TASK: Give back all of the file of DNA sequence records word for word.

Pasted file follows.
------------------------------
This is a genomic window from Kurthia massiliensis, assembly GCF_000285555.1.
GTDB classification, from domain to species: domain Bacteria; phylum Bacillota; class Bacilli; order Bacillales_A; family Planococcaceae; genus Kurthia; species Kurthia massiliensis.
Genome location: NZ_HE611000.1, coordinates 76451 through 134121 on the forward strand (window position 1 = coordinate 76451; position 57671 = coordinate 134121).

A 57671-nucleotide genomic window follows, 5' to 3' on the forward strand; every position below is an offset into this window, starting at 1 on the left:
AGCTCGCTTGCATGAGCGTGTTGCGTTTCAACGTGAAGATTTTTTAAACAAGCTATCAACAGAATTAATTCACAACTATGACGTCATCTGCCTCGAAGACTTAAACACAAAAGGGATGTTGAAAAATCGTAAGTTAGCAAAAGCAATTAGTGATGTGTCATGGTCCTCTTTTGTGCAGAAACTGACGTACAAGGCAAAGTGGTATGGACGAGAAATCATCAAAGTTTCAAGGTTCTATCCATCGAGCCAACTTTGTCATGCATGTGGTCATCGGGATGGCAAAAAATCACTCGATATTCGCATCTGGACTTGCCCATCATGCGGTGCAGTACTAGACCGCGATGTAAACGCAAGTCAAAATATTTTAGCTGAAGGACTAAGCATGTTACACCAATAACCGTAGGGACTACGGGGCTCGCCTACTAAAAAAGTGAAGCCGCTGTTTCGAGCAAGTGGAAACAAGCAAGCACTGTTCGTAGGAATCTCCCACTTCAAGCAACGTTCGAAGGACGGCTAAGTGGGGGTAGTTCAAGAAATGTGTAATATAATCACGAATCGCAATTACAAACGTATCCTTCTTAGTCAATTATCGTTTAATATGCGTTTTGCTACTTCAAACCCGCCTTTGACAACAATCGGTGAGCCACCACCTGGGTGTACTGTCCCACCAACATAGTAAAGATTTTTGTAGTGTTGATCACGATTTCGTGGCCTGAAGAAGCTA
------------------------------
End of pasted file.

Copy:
This is a genomic window from Kurthia massiliensis, assembly GCF_000285555.1.
GTDB classification, from domain to species: domain Bacteria; phylum Bacillota; class Bacilli; order Bacillales_A; family Planococcaceae; genus Kurthia; species Kurthia massiliensis.
Genome location: NZ_HE611000.1, coordinates 76451 through 134121 on the forward strand (window position 1 = coordinate 76451; position 57671 = coordinate 134121).

A 57671-nucleotide genomic window follows, 5' to 3' on the forward strand; every position below is an offset into this window, starting at 1 on the left:
AGCTCGCTTGCATGAGCGTGTTGCGTTTCAACGTGAAGATTTTTTAAACAAGCTATCAACAGAATTAATTCACAACTATGACGTCATCTGCCTCGAAGACTTAAACACAAAAGGGATGTTGAAAAATCGTAAGTTAGCAAAAGCAATTAGTGATGTGTCATGGTCCTCTTTTGTGCAGAAACTGACGTACAAGGCAAAGTGGTATGGACGAGAAATCATCAAAGTTTCAAGGTTCTATCCATCGAGCCAACTTTGTCATGCATGTGGTCATCGGGATGGCAAAAAATCACTCGATATTCGCATCTGGACTTGCCCATCATGCGGTGCAGTACTAGACCGCGATGTAAACGCAAGTCAAAATATTTTAGCTGAAGGACTAAGCATGTTACACCAATAACCGTAGGGACTACGGGGCTCGCCTACTAAAAAAGTGAAGCCGCTGTTTCGAGCAAGTGGAAACAAGCAAGCACTGTTCGTAGGAATCTCCCACTTCAAGCAACGTTCGAAGGACGGCTAAGTGGGGGTAGTTCAAGAAATGTGTAATATAATCACGAATCGCAATTACAAACGTATCCTTCTTAGTCAATTATCGTTTAATATGCGTTTTGCTACTTCAAACCCGCCTTTGACAACAATCGGTGAGCCACCACCTGGGTGTACTGTCCCACCAACATAGTAAAGATTTTTGTAGTGTTGATCACGATTTCGTGGCCTGAAGAAGCTA